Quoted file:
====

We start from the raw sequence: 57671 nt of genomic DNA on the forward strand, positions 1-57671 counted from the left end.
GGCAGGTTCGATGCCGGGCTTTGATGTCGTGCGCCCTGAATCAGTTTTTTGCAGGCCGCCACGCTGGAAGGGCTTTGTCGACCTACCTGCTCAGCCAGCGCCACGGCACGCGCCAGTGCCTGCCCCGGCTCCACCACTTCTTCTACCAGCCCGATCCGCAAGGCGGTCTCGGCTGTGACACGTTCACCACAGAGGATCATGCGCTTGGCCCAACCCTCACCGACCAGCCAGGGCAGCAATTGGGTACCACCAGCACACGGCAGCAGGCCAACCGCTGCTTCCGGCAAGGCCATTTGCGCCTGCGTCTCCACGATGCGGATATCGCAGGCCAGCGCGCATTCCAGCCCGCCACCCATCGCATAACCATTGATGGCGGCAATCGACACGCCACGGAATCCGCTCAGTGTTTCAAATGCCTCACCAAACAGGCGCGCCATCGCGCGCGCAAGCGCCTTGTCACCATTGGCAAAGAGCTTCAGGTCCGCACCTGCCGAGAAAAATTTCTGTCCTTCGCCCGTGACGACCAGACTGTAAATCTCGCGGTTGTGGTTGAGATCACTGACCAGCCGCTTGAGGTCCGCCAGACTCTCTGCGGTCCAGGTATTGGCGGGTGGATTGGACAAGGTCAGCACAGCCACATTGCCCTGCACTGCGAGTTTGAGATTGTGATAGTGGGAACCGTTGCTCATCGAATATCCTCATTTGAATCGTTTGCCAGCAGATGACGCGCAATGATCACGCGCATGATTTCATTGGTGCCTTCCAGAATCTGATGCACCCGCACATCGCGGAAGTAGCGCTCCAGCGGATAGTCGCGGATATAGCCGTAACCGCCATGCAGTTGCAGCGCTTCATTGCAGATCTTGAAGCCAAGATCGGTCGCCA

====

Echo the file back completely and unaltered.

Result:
We start from the raw sequence: 57671 nt of genomic DNA on the forward strand, positions 1-57671 counted from the left end.
GGCAGGTTCGATGCCGGGCTTTGATGTCGTGCGCCCTGAATCAGTTTTTTGCAGGCCGCCACGCTGGAAGGGCTTTGTCGACCTACCTGCTCAGCCAGCGCCACGGCACGCGCCAGTGCCTGCCCCGGCTCCACCACTTCTTCTACCAGCCCGATCCGCAAGGCGGTCTCGGCTGTGACACGTTCACCACAGAGGATCATGCGCTTGGCCCAACCCTCACCGACCAGCCAGGGCAGCAATTGGGTACCACCAGCACACGGCAGCAGGCCAACCGCTGCTTCCGGCAAGGCCATTTGCGCCTGCGTCTCCACGATGCGGATATCGCAGGCCAGCGCGCATTCCAGCCCGCCACCCATCGCATAACCATTGATGGCGGCAATCGACACGCCACGGAATCCGCTCAGTGTTTCAAATGCCTCACCAAACAGGCGCGCCATCGCGCGCGCAAGCGCCTTGTCACCATTGGCAAAGAGCTTCAGGTCCGCACCTGCCGAGAAAAATTTCTGTCCTTCGCCCGTGACGACCAGACTGTAAATCTCGCGGTTGTGGTTGAGATCACTGACCAGCCGCTTGAGGTCCGCCAGACTCTCTGCGGTCCAGGTATTGGCGGGTGGATTGGACAAGGTCAGCACAGCCACATTGCCCTGCACTGCGAGTTTGAGATTGTGATAGTGGGAACCGTTGCTCATCGAATATCCTCATTTGAATCGTTTGCCAGCAGATGACGCGCAATGATCACGCGCATGATTTCATTGGTGCCTTCCAGAATCTGATGCACCCGCACATCGCGGAAGTAGCGCTCCAGCGGATAGTCGCGGATATAGCCGTAACCGCCATGCAGTTGCAGCGCTTCATTGCAGATCTTGAAGCCAAGATCGGTCGCCA